Looking for a way to keep offenses guessing and slow down their pace? This 0 down or 1 down scheme might be just the trick you need.
By Micah Adams
Waukesha South High School
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At Waukesha South, our team has seen a great deal of improvement in the past two years. Led by Head Coach Dave Rusch, our defense promotes an aggressive, attacking style of defense that causes turnovers and creates confusion in opponents.
The way we look at it, a confused player is a slow player. So the more we can make the offense think, the slower they operate and the more chances we will have to make big plays and create turnovers. One of the key elements of the disruption we cause on defense has been the implementation of a Psycho package.
Defining the Psycho Package
For us, the Psycho package is a scheme that utilizes a front that does not give players specific places to line up. Instead, the defensive front players are encouraged to continually move during the quarterback’s cadence in an effort to disguise their assignment on any given play. The idea of the Psycho packaged was derived from similar ideas used by Dom Capers of the Green Bay Packers and Nick Aliotti of the Oregon Ducks.
Using a front based on movement requires finding players that are mobile and aggressive. Larger, slower players would not be able to quickly change directions in order to be in the right position at the snap of the ball while moving during the cadence. By having the right type of players on the field that can make the athletic moves required, our kids are better able to truly disguise whether they are blitzing, dropping into coverage responsible for a gap in the run game or contain on any given play.
In many ways, the use of quicker players in this system plays into our strengths as a program. South is blessed with many exceptionally gifted athletes and lots of tough kids who are passionate about football. However, we struggle at times to find the requisite size on our lines to compete in the highly competitive Classic 8 Conference, which many call the best conference in the state of Wisconsin. The Psycho package is part of our answer to this lack of size.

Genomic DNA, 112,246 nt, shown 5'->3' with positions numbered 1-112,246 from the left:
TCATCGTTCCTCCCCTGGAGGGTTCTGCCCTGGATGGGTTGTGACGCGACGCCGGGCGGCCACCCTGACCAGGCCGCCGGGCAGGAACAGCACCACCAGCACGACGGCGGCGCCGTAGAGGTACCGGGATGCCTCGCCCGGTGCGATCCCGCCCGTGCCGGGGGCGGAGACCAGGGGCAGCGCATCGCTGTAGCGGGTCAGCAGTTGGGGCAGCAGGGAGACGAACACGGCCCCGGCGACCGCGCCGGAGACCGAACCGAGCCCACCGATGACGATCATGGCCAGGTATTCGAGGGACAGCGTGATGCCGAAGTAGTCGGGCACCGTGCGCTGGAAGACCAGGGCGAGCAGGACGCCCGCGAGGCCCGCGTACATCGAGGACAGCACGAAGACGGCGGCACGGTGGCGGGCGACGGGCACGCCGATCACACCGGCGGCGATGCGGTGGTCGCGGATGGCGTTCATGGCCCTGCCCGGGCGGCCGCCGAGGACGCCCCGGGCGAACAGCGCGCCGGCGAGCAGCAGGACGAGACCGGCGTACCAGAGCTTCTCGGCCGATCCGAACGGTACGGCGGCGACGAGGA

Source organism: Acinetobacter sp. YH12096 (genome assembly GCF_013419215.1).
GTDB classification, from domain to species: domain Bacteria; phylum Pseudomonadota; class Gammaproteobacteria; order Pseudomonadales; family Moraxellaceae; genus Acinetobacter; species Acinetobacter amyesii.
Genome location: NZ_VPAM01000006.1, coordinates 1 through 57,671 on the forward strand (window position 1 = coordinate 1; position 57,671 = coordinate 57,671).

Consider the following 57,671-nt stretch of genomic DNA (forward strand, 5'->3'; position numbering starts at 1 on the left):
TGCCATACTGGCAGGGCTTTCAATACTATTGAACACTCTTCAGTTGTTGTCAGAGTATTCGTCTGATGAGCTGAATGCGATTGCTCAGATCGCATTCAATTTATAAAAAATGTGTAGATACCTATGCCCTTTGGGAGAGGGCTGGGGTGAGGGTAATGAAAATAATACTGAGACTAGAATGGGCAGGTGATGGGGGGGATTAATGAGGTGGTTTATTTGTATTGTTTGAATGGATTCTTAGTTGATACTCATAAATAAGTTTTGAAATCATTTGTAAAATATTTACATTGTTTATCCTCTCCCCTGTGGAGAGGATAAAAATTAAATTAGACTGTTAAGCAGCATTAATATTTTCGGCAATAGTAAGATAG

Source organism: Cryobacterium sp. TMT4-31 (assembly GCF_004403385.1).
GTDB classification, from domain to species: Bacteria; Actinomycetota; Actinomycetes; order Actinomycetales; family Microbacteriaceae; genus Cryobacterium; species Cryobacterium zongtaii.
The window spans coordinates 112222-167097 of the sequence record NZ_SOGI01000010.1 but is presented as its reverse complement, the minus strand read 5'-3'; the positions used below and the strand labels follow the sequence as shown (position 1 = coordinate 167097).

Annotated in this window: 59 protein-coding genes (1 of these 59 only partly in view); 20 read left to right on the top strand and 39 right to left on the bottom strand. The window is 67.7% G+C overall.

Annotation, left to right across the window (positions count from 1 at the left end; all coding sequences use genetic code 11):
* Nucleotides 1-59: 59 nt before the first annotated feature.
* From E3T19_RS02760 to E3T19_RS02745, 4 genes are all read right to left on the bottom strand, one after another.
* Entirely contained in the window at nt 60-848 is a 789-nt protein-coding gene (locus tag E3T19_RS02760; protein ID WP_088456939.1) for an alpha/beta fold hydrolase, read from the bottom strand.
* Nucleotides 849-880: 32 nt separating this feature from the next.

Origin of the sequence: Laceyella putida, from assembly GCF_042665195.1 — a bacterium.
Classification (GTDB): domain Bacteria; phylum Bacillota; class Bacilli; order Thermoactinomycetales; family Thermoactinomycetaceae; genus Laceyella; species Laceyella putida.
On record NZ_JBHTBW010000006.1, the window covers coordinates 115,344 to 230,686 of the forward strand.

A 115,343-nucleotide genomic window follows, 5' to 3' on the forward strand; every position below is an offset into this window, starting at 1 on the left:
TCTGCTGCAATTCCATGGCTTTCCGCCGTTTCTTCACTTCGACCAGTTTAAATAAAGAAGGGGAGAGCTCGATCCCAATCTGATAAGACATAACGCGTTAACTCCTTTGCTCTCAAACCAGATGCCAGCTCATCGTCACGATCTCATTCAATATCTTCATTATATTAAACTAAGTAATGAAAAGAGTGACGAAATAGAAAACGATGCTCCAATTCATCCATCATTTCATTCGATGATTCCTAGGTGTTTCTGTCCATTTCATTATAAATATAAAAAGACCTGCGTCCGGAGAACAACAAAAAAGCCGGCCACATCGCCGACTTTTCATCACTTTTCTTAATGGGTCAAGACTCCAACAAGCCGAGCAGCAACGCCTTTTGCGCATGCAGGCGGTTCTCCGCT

The key to implementing an entirely different scheme was to keep players involved in situations that they most often experienced in their roles in our base 4-3 defense as well. For example, if our Whip linebacker often was dropping into the weak side flat, his Psycho position would ask him to do that at times as well. This made the install of the Psycho package “inexpensive” in terms of practice time as the kids were often already practicing the things that they would need to do in their Psycho role.
Our personnel groupings used for Psycho varies from week to week, but always centers around getting mobile and aggressive players in position to make plays. Our base Psycho personnel includes 1 defensive tackle, 1 defensive end, and 5 linebackers in the front and 4 defensive backs in the secondary.
See What You Are Missing…
Join X&O Labs' exclusive membership website, Insiders, and get instant access to the full-length version of Coach Adams' clinic report. Here's just a short list of what you're missing in the full-length report:
- How Coach Adams teaches the Psycho package systematically to his players by using wristbands.
- How Coach Adams uses the package with two separate personnel groupings.
- What Coach Adams tells his lineman to do specifically if they are caught on the snap being out of their gap.
- How Coach Adams used a “two group method” to drill the Psycho package with his players in both two-minute, seven on seven and team periods.
- Narrated game film of the Psycho package in action.
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Through the use of deception and the emphasis on aggression, the Waukesha South defense experienced many exciting plays with the Psycho defense. Freedom in pre-snap alignment, consistency in practice habits and communication amongst players were keys to producing a unit that brought enthusiasm and confidence back to our team.
Before I finish I would like to thank the staff at XandOlabs.com for putting together an informative and engaging website. In addition, I would like to thank our head coach, Dave Rusch, for believing in me and giving me the freedom to try some of the more unconventional ideas with our defense.
Meet Coach Adams: Micah Adams is entering his 4th season as the defensive coordinator for Waukesha South High School in Waukesha, WI. During his time there, the “Blackshirts” play in the highly competitive Classic 8 conference. Coach Adams has also coached at Arrowhead High School and Milwaukee Hamilton High School. He played defensive back and running back at Wisconsin Lutheran College and Arrowhead High School. He resides in Colgate, WI with his wife Renee and their children Ava and Eli.